SELF: Thank you. [notices something heinous] Um, Grandma?
GRANDMOTHER: [sitting down on the sofa] Yes?
SELF: [relives many, many memories of complaints and their outcomes] Nothing. [stares at offensive sandwich]
SELF: [watches sandwich]
GRANDMOTHER: [glances over] What’s wrong with the sandwich?
SELF: …I don’t like peanut butter.
SELF: [stares at GRANDMOTHER. that’s not a real question.]
GRANDMOTHER: I made that for you. Eat it.
SELF: Okay.
GRANDMOTHER: [dubiously returns to TV watching]
SELF: [does not eat the sandwich. fidgets. is bored. starts to push the card table away to stand up.]
SELF: [sits]
GRANDMOTHER: [mutes the TV. no loss. show was boring anyway.] You asked me for a sandwich, you didn’t specify what kind. Now you’ll eat the food I made for you, and you’re not getting out of that chair until you do, do you understand?
SELF: [glowers]
GRANDMOTHER: [is better at it]
SELF: [relents. sulks. according to terms, can either remain in chair and not eat or eat and leave chair. chooses to remain in chair. bored and restless, but free of toxic peanut butter.]
TIME: [marches on]
PARENTS: We’re home!
SELF: SWEET ESCAPE CLAUSE! [runs from chair to saviors]
GRANDMOTHER: She has to eat this before she leaves.
SELF: …No I don’t?
MOTHER: Ah, she doesn’t like peanut butter.
SELF: [triumphant beaming smile]
GRANDMOTHER: …I’m not making food for you anymore.

My paternal grandmother was a very strong woman, and almost the definition of independent. Many people remember her as difficult, and as you can tell from the above – one of my favorite memories of her – I didn’t get along with her all the time, either. Some say she went looking for battles to fight, and others say she just didn’t know how to choose her battles and ended up fighting at every opportunity. She had a difficult life, and she was a complex woman. As an adult, I look back on my memories of her and I can tell she would have been an enormous influence on me if she had lived longer. She died when I was eleven.

So I’m looking at this from a character-building exercise. What did I gain from each of these women? They were two extremely resilient female figures. My maternal grandmother spent most of my childhood living with us and enduring my well-intentioned child-ness, and my paternal grandmother visited frequently. I watched how they interacted with my parents, with my siblings, with each other, and with strangers, and even though I wasn’t at all aware of it at the time, they were teaching me.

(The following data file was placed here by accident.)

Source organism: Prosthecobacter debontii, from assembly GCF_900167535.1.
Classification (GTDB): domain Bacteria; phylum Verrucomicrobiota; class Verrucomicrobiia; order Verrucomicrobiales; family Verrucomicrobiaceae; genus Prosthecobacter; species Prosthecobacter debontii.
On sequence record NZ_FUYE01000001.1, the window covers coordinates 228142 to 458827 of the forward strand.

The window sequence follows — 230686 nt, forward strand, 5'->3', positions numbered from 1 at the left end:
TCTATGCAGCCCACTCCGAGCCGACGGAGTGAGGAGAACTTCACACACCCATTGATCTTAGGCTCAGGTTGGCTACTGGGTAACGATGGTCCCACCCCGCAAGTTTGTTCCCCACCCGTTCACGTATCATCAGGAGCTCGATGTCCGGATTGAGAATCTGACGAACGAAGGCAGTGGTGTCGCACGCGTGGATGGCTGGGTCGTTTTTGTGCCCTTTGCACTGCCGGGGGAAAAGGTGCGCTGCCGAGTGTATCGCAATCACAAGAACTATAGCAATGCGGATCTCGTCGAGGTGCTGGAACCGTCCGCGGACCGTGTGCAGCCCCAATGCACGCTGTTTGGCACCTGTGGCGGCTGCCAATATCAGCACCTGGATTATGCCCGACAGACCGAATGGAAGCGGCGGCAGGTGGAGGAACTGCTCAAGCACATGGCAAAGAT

My characters will be influenced just as much by their families, once I’m done with them. (Mwahaha.)

I want to give my focus characters a truly hideous amount of complexity. One of my biggest challenges in writing original work is that I’m coming from a background of writing fanfiction, where the world comes pre-made, so I’m admittedly a bit daunted by the task of creating something from scratch. I’m used to having complex characters presented to me, and then I analyze them so I can better understand how they’d react in various situations I want to write them in. The challenge of original work for me is in creating characters I love that are as detailed and complex as the fictional characters I fell in love with to the point that I wanted to continue their stories on my own beyond the source material.

So here’s my thought: family is where a character begins. The overabundance of one or the lack of one. Are they well-off? Are they artists? Is there only one parent? Is one parent a gorilla and the other a refrigerator? (I’m only half kidding – I kind of want to write that story now.) What about the grandparents? Where did they come from? What were their beliefs as young adults? How have their beliefs changed over time?

Tomorrow’s goal is to create some family lore for my characters.